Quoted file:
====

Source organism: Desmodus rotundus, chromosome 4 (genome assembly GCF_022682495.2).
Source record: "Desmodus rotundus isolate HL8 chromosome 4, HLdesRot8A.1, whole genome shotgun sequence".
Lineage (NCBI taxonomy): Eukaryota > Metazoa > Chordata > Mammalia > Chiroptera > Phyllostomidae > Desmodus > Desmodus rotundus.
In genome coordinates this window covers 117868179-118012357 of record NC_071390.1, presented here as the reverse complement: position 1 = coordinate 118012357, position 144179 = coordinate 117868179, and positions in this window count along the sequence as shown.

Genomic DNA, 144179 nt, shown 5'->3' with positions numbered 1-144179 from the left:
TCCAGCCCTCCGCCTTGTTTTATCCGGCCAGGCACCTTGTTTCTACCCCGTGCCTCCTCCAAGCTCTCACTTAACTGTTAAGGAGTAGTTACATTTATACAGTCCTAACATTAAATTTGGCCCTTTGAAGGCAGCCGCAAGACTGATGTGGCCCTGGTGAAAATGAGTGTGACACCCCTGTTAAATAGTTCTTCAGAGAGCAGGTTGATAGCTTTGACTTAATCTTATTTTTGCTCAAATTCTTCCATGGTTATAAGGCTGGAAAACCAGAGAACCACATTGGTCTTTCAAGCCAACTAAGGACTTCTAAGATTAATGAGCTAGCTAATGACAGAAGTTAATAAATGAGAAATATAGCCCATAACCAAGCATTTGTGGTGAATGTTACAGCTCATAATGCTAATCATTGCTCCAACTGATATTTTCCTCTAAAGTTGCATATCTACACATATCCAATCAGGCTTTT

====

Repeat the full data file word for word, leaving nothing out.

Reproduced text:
Source organism: Desmodus rotundus, chromosome 4 (genome assembly GCF_022682495.2).
Source record: "Desmodus rotundus isolate HL8 chromosome 4, HLdesRot8A.1, whole genome shotgun sequence".
Lineage (NCBI taxonomy): Eukaryota > Metazoa > Chordata > Mammalia > Chiroptera > Phyllostomidae > Desmodus > Desmodus rotundus.
In genome coordinates this window covers 117868179-118012357 of record NC_071390.1, presented here as the reverse complement: position 1 = coordinate 118012357, position 144179 = coordinate 117868179, and positions in this window count along the sequence as shown.

Genomic DNA, 144179 nt, shown 5'->3' with positions numbered 1-144179 from the left:
TCCAGCCCTCCGCCTTGTTTTATCCGGCCAGGCACCTTGTTTCTACCCCGTGCCTCCTCCAAGCTCTCACTTAACTGTTAAGGAGTAGTTACATTTATACAGTCCTAACATTAAATTTGGCCCTTTGAAGGCAGCCGCAAGACTGATGTGGCCCTGGTGAAAATGAGTGTGACACCCCTGTTAAATAGTTCTTCAGAGAGCAGGTTGATAGCTTTGACTTAATCTTATTTTTGCTCAAATTCTTCCATGGTTATAAGGCTGGAAAACCAGAGAACCACATTGGTCTTTCAAGCCAACTAAGGACTTCTAAGATTAATGAGCTAGCTAATGACAGAAGTTAATAAATGAGAAATATAGCCCATAACCAAGCATTTGTGGTGAATGTTACAGCTCATAATGCTAATCATTGCTCCAACTGATATTTTCCTCTAAAGTTGCATATCTACACATATCCAATCAGGCTTTT